Citizens – today is the first day of Chinese New Year, the year of the Ram! Gong Hey Fat Choy – 恭禧發財 – Wishing all of you to be prosperous in the coming year!
To celebrate, let’s fix a travesty of Chinese takeout cuisine, shall we?
General Tso’s Chicken has become the punchline to a terrible Chinese food joke – the trademark poster child of Americanized takeout dishes. A gloppy, sweet and cloying mess, with mystery meat exposing itself to you in a deep-fried jacket of sodden floury despair.
This dish comes from nobler lineage and deserves better! My version of the recipe restores honor and glory to the dish with true powerful flavors, harmonious balance and an addictively twice-fried crunch. Velveting (marination) of the chicken in egg whites adds suppleness and tenderness to the meat, and the use of alcohol in place of water in the breading adds an unmatched toothsome crunchiness.
So just who was this eponymous General Tso, anyway? Did he even exist or was he simply the indigestible dream remnant of a poor Chinese cook’s last meal?
He did indeed exist – allow one Generalissimo to share another General’s history!
General Tso Tsung Tong (1812-1885) was a very famous General under the Manchu Dynasty and his military activities took him to many parts of China.
He was a very active person and loved his food, especially meat. Everywhere he went, the local magistrates in order to cultivate his favor, would prepare special feasts in his honor, perhaps to solicit favors and at least so that he would think kindly of them. He was a hard person to please, but try they did.
Once he was sent to Xinjiang on a military expedition. The people of this western border-province were mainly Muslims whose religion did not allow them to eat pork; so the general’s diet was severely curtailed. Three months later when he got back, specifically to Lanzhour, a big feast was served in celebration of his successful expedition. He told his associates that although he was not entertained with song and dance, this elaborate and bountiful meal more than made up for the very long and tough expedition where he had no pork to eat.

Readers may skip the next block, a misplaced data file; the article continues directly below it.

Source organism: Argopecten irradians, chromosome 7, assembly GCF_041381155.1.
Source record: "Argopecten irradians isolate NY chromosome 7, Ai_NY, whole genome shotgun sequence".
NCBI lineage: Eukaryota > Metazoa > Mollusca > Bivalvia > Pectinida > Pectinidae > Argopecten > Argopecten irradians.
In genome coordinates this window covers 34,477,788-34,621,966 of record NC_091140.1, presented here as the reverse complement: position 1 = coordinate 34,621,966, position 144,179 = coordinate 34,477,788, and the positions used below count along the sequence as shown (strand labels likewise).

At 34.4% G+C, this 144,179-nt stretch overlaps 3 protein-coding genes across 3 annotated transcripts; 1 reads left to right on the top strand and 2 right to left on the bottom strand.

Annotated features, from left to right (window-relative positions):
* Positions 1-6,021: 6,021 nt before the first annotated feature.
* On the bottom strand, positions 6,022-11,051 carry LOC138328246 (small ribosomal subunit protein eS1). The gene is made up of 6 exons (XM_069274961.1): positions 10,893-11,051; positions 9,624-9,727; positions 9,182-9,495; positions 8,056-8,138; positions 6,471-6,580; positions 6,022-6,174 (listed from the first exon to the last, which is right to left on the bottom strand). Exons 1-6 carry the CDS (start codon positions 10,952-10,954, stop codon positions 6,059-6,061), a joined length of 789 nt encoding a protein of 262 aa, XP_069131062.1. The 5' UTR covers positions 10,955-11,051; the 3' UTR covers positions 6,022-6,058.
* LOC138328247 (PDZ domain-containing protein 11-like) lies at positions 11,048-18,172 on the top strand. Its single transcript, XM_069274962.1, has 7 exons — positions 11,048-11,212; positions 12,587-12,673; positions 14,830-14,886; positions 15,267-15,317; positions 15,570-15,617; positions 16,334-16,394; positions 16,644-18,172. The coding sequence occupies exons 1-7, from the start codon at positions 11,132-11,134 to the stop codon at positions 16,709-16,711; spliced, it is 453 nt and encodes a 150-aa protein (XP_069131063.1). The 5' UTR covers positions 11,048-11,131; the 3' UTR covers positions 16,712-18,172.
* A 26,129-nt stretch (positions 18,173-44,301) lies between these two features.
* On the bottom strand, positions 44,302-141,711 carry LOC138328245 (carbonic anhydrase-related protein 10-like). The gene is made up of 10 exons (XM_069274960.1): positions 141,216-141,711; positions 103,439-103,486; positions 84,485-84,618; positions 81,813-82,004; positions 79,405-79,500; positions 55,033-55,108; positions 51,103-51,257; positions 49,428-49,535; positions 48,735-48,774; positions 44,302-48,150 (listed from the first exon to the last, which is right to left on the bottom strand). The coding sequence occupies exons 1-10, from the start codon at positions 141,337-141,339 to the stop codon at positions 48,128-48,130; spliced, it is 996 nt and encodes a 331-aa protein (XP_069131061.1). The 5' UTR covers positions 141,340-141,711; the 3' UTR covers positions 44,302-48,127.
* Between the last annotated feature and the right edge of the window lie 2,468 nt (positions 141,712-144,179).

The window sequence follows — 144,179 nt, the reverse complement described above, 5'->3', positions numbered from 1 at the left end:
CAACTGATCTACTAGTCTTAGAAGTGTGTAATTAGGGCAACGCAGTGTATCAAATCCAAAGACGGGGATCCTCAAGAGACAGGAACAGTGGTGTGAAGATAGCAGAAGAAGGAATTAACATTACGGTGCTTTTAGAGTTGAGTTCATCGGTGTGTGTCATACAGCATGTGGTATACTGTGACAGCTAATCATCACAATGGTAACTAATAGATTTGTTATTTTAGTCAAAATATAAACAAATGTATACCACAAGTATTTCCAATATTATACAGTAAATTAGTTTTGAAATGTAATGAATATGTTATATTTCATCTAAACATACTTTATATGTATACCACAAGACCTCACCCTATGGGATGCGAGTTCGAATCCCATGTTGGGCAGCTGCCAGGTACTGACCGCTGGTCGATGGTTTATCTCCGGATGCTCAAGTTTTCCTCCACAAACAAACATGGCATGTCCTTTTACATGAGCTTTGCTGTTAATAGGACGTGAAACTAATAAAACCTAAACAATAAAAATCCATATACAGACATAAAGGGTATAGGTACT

In 1875, the Dowager Tse Xi promoted him to the royal court. She held a banquet in his honor in the capital, Beijing. At that banquet, they made sure that he had double servings of all the entrees. The general would always finish his portion with one sweep of his chopsticks, as if to say, he was not impressed.
After the above banquet, one of his compatriots asked him “Old friend, at one seating you can devour so much meat. It is as the old saying goes: A general’s fame is as big as his appetite. I hope that stomach of yours can live up to your fame”. The general smiled and retorted: “Your people love to put words in others people’s mouths. What do you know? Instead of meat you can only eat the roots of vegetables. I am lucky that I enjoy meat. Maybe one day I will be stigmatized and might even be called: The Meat Eating General.”
Everyone surmised that the chicken recipe in question was probably the general’s favorite so the chef who prepared it named it after him.
Enjoy my version of what is a true classic dish, Citizens!
Battle on – The Generalissimo
1 pound boneless, skinless chicken thighs, cut into ½ to ¾-inch chunks (or use breast meat, if you prefer)
1 ½ quarts vegetable or peanut oil for deep frying
Ingredients (for marinating the chicken):
1 egg white